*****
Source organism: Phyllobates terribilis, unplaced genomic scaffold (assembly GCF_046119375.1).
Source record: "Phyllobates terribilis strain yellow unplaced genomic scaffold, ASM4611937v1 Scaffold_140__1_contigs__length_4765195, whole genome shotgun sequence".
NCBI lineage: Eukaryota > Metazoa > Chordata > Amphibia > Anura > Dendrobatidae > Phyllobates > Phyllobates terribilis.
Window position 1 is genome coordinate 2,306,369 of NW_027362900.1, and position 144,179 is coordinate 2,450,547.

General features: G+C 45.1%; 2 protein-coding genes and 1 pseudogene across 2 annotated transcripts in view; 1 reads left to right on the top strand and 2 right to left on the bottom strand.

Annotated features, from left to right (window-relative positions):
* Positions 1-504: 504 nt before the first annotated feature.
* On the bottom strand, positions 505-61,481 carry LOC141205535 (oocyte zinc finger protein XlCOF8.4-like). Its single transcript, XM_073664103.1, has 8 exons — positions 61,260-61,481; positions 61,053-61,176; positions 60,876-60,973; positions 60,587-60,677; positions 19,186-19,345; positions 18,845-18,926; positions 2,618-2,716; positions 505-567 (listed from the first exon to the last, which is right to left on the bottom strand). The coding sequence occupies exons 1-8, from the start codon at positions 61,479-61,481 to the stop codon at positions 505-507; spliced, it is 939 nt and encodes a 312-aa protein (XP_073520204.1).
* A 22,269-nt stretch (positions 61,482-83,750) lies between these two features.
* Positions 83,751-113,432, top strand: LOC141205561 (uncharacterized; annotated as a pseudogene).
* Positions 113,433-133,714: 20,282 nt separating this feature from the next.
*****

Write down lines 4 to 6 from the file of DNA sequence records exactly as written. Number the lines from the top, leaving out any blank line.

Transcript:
Window position 1 is genome coordinate 2,306,369 of NW_027362900.1, and position 144,179 is coordinate 2,450,547.

General features: G+C 45.1%; 2 protein-coding genes and 1 pseudogene across 2 annotated transcripts in view; 1 reads left to right on the top strand and 2 right to left on the bottom strand.

Annotated features, from left to right (window-relative positions):